Over the years, psychological research has indicated that dissonance may affect different people differently, and some individuals may be more prone to dissonance. Psychological research indicates that depressed individuals are more susceptible to Cognitive Dissonance compared to non-depressed people (Stadler et al, 2014).
What is most interesting, however, is the link that has been found between cognitive dissonance and creativity. While in most cases, including the study on depressed individuals, cognitive dissonance may be viewed as an unpleasant feeling/cognition that causes unease and discomfort, it ought not to be always viewed as something negative, as it often proves to be a precursor to creativity, a feeling which may, in fact, serve to stimulate human cognition.
According to the late creative researcher and psychologist Colin Martindale, creative people may be resistant to cognitive dissonance and may, in fact, not be motivated to achieve consonance. In other words, the incongruity and disequilibrium might serve to create an internal environment within the individual, which, instead of producing a normal response aimed at achieving consonance, might cause them to deviate and lead them towards novelty and creativity (Runco, 2011).
We can find a real example of this in the life of the famous mathematician and astronomer Johannes Kepler. Experimental Psychologist Edwin G. Boring argued in his 2011 article, “Cognitive Dissonance: Its Use in Science,” that:
Any reader of Kepler’s biography will wonder how the three great planetary laws could have emerged from so inconsonant a mind, in which mysticism was mixed up with a passion for accurate observation …
As dissonance causes discomfort in the psychological framework of the individual, it often serves as a source of arousal. Dissonance directs people to either rationalize in the light of their existing beliefs or to seek out new knowledge to explain their beliefs or behavior. Seeking out new explanations can lead to motivated reasoning, resulting in creativity on the part of the individual (Runco, 2011).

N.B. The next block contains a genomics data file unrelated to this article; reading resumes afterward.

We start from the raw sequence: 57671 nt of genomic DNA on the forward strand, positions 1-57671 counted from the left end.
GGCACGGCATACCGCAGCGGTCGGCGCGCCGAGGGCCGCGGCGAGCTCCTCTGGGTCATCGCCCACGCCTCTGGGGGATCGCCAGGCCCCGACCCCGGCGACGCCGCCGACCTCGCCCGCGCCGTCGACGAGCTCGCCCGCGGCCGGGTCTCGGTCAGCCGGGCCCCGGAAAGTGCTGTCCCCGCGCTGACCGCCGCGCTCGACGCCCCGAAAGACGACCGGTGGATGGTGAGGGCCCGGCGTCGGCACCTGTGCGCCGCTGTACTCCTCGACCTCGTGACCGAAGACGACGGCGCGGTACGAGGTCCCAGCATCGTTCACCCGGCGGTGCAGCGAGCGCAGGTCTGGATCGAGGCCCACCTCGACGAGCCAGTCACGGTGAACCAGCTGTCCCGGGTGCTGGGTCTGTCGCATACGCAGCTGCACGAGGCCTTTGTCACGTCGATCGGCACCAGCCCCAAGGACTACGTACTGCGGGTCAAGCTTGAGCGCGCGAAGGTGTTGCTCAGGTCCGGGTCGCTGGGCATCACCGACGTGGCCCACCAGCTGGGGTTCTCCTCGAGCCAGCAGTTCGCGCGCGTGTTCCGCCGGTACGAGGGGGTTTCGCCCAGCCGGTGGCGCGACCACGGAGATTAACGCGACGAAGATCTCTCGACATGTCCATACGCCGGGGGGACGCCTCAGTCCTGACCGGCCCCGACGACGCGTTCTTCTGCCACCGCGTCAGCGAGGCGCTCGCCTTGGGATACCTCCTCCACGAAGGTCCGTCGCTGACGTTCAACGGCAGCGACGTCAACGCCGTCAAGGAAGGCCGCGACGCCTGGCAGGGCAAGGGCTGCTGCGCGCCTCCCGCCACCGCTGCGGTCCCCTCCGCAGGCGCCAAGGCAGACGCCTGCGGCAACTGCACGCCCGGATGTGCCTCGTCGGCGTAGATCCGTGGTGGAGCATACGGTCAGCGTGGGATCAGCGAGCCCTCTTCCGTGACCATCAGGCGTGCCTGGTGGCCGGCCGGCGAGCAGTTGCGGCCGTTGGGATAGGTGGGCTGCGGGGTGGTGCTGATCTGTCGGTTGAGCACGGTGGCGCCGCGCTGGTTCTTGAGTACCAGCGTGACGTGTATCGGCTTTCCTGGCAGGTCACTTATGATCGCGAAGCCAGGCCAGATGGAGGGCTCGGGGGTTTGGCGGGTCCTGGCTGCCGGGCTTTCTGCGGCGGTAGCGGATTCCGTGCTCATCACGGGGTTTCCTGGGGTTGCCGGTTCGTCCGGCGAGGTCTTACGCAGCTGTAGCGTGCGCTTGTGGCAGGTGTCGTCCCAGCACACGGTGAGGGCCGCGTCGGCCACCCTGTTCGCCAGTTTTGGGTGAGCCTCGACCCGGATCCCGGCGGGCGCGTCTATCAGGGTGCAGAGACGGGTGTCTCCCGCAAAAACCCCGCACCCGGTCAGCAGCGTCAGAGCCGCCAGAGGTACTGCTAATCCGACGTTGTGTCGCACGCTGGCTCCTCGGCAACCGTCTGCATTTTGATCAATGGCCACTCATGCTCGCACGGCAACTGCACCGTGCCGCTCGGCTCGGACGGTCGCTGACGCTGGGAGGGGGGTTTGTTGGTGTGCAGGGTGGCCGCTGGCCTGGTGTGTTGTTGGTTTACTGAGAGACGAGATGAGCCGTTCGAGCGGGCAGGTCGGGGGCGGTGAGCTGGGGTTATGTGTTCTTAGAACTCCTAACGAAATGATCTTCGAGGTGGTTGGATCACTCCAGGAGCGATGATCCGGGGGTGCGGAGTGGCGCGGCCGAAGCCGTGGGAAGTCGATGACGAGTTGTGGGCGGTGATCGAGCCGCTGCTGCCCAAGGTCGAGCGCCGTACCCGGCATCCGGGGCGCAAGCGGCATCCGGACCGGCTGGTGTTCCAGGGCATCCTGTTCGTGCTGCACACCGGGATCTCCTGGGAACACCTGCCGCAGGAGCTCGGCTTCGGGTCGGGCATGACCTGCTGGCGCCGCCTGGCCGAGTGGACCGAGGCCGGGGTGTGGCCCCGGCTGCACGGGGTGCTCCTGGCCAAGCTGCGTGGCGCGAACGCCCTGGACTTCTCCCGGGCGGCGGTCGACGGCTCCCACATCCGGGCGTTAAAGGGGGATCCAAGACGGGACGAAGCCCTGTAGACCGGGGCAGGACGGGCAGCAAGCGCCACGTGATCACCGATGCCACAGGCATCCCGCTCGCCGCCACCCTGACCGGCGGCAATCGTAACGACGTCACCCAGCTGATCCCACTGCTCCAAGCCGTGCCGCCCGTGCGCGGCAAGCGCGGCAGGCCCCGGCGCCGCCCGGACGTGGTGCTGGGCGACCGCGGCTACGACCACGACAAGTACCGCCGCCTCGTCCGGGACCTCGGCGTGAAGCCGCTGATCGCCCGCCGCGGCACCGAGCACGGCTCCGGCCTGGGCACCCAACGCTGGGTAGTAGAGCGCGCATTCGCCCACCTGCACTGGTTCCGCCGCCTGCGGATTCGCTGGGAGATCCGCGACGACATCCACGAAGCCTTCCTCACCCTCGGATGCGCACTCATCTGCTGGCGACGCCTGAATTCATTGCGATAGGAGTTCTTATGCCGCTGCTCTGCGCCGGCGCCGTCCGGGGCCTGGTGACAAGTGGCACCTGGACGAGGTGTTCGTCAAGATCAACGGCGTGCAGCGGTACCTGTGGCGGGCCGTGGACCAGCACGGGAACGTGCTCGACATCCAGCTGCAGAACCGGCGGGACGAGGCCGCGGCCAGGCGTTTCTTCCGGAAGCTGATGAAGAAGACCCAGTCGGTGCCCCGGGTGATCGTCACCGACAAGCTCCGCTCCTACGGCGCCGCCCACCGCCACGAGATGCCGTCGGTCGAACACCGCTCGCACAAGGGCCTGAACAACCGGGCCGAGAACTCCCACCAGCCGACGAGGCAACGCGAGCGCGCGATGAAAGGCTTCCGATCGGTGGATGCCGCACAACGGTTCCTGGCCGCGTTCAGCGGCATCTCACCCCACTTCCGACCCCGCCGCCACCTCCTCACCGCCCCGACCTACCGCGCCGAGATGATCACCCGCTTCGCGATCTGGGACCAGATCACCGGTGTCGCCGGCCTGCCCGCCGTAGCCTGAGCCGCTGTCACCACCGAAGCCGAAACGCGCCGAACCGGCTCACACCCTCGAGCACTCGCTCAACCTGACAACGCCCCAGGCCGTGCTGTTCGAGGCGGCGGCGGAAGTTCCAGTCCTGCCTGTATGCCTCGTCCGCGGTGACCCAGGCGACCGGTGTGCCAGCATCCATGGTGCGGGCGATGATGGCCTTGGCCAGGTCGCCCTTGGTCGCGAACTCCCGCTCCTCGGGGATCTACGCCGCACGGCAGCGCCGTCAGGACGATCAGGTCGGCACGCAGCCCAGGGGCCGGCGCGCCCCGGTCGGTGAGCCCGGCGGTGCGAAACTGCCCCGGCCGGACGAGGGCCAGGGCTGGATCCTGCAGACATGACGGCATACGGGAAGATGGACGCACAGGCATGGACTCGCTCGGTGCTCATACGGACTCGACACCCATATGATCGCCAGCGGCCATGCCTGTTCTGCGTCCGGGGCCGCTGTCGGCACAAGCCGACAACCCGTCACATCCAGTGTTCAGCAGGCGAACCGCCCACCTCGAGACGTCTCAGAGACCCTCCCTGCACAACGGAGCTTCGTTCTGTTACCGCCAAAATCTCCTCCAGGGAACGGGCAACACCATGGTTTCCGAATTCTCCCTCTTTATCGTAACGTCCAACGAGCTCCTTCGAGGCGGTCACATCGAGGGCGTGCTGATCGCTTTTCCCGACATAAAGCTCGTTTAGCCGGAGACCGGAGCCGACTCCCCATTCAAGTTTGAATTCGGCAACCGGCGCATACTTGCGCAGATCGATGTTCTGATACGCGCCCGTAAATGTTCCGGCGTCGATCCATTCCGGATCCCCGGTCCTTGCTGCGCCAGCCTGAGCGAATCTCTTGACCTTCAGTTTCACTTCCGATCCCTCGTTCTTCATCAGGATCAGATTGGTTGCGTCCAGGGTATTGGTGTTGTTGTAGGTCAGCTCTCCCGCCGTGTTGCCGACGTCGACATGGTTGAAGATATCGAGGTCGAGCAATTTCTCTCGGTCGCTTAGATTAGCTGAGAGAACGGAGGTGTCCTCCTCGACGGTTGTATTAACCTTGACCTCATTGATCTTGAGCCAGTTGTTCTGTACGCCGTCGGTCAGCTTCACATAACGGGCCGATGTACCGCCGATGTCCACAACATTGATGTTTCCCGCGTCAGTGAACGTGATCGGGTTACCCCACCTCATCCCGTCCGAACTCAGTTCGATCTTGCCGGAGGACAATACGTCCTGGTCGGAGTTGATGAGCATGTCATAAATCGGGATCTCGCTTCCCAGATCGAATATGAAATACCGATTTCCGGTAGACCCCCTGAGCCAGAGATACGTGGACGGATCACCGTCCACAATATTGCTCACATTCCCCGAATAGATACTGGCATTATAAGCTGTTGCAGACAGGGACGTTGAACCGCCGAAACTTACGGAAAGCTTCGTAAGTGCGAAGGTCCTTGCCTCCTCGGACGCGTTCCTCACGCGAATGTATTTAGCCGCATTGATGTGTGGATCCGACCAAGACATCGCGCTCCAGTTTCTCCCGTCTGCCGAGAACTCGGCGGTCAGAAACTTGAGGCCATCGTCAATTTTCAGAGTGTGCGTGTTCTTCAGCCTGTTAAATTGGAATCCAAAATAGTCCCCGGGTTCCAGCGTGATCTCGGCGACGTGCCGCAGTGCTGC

It may be inferred from the above evidence that a creative individual takes advantage of the tension created within their psychological framework, and uses it as a driving force to achieve novelty and creativity. In other words, the arousal caused by dissonance is the very arousal that is required to trigger the creative process.
Cognitive dissonance, therefore, may be regarded as a multifaceted feeling, perception or force which serves and affects individuals differently depending on their psychological makeup and disposition. While dissonance may cause extreme discomfort in a lot of people, the same notion of internal conflict and discrepancy is taken by some and converted into the positive energy needed to trigger creativity and innovation.
Festinger, Leon. (1957). A Theory of Cognitive dissonance. Stanford University Press.
Runco. (2011). Encyclopedia of Creativity, 2nd edition. Academic Press.
Stadler, Anderson. (2014). Are Depressed Individuals More Susceptible to Cognitive Dissonance? Retrieved from https://uiowa.edu/crisp/sites/uiowa.edu.crisp/files/art8.20.14_3.pdf